But it does raise some questions and possibilities. First, of course, is, “Can we save some Medicare costs in examining this?" Is it possible that these are always the same people? I mean, we use 2001, but could it be the same people every year; and if so, is there a way to address their health so that they are either less expensive to begin with or are less expensive to Medicare in the future in some way.

The report tries to take a look at this. The second figure that we look at examines the question of whether these are, in fact, the same people put differently, is there some persistence in these expenditures from year to year?

What we do is try to track the high cost Medicare beneficiaries, those in the top 25 percent, over time. The graph that we have in front of you and is on the screens shows the high-cost folks in 1997, and then looks back a few years to what they were costing before that, and then follows them for years after 1997 up to 2001 to see what the expenditure looks like.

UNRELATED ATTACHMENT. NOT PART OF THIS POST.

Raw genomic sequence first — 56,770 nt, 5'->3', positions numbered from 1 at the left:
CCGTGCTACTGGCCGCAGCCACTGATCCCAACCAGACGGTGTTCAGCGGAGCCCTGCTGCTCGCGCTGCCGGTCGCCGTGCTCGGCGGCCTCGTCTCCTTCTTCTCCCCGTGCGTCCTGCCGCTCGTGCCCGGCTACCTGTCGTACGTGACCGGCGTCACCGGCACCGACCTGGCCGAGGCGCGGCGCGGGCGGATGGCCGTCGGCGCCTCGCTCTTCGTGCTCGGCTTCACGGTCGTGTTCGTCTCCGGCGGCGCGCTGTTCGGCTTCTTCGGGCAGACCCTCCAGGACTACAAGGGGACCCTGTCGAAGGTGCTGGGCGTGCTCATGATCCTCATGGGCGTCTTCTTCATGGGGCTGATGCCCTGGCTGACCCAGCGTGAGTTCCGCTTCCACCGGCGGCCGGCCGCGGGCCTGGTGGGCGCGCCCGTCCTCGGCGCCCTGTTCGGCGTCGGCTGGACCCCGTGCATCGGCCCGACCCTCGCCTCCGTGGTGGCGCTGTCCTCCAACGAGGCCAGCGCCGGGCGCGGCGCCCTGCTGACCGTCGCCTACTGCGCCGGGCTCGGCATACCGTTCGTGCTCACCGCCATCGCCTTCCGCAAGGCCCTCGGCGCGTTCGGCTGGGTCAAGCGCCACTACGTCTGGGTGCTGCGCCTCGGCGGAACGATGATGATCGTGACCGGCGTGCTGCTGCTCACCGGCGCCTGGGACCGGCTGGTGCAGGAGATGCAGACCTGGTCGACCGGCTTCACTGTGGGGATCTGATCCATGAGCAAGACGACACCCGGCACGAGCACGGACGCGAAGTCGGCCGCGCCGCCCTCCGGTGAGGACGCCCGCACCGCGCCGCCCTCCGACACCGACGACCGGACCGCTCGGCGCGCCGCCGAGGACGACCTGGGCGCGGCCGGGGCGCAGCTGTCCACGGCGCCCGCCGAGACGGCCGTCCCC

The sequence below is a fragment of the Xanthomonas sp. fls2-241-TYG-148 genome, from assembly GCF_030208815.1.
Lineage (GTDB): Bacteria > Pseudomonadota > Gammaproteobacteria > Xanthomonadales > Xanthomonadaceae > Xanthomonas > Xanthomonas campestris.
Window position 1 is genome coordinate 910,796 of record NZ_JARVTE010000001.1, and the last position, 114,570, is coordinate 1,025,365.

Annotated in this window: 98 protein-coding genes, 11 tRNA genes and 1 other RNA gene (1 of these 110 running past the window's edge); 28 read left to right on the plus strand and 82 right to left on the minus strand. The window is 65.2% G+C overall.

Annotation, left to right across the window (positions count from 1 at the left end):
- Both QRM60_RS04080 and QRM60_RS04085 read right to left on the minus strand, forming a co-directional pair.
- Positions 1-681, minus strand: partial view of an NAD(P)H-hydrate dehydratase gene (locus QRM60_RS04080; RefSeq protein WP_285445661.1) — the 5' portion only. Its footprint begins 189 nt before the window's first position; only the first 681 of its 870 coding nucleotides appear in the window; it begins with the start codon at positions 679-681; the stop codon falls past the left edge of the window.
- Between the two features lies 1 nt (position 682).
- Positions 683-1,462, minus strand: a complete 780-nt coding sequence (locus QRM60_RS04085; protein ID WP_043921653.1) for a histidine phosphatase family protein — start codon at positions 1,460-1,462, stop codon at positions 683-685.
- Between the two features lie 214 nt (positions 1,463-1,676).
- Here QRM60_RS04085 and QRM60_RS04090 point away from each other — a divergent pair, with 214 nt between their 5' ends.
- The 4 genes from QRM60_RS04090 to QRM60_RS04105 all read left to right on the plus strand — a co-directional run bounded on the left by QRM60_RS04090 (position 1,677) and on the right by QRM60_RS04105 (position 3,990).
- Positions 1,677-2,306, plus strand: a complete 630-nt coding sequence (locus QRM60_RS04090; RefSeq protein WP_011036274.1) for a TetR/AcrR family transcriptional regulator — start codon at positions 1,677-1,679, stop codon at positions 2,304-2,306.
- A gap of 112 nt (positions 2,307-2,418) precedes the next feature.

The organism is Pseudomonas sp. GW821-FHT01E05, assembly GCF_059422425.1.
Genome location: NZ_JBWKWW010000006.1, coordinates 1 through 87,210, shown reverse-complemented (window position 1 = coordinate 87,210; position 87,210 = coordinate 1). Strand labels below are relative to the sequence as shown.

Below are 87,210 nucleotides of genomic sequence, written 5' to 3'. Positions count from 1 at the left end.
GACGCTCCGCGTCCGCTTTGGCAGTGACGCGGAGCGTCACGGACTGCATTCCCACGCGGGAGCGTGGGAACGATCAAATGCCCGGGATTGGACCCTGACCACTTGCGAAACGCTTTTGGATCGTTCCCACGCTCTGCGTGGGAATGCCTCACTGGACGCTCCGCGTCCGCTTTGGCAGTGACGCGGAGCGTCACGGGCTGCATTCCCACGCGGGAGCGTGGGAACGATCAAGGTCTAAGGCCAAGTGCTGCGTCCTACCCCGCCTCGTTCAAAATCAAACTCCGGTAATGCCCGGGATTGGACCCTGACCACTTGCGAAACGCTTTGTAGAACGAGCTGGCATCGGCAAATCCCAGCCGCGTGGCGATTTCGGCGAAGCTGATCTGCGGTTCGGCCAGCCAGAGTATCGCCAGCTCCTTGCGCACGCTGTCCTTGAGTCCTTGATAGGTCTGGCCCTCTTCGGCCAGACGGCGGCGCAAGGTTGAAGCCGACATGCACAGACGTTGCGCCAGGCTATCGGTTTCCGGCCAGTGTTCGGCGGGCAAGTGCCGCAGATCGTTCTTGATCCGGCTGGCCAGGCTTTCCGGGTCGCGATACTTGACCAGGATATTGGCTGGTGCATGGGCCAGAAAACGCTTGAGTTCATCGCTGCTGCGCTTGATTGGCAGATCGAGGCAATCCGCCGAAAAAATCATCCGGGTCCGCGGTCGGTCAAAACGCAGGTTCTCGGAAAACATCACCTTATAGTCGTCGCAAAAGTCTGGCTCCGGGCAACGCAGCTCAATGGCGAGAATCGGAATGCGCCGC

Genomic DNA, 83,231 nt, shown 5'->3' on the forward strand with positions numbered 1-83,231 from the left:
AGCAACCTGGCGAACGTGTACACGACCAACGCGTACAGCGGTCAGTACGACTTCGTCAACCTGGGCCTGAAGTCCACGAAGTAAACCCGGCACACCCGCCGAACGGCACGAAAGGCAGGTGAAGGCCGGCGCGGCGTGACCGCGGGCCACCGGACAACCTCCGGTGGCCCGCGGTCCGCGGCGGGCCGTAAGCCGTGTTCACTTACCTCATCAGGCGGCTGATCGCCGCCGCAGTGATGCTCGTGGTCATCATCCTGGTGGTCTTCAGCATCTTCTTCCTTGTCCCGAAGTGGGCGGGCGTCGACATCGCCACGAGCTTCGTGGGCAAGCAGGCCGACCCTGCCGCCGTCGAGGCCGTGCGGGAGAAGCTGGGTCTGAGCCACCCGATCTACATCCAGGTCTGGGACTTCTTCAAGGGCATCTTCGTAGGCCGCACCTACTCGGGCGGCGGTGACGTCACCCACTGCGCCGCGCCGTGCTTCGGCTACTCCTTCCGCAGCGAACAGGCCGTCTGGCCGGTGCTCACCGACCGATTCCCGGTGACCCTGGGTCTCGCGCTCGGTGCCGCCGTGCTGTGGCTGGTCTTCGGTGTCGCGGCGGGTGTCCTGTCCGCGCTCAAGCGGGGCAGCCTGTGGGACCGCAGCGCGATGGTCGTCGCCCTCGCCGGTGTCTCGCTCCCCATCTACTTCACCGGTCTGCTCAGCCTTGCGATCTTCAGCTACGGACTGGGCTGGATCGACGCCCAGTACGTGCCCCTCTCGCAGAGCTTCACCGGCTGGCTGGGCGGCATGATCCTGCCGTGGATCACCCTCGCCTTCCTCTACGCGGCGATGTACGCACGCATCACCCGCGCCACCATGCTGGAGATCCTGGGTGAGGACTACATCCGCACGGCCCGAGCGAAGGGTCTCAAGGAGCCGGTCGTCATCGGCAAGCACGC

The dark bar represents this group, and what you can see is that it ramps up prior to 1997. They were high cost in 1997, but they were accelerating in their costs prior to that, and then ramping down past 1997. This is consistent with a pattern that you would expect-one in which there are some acute care expenses. Someone breaks a leg and has an episode of high costs, but it goes away. Another part of the mixture is chronic, ongoing expenditures for the kinds of chronic care they might require. It is also important to note a key feature of the post-97 experience, which is the large fraction of these beneficiaries who are close to death, and indeed die in the years thereafter. That pattern is consistent with about 25 percent of the spending each year that goes to those in the last

year of life.

Now, where are these costs coming from? If we go to the third figure, they are coming from the fact that, while these high-cost beneficiaries do the same things that other people do—they go to the doctor, for example—they are much more likely to do other things—go to the emergency room, have a hospital admission, or be in a skilled nursing facility. Regardless of which of those things they are involved in, they tend to use more services at the same time. So they have a greater propensity to have all those events than in the population as a whole.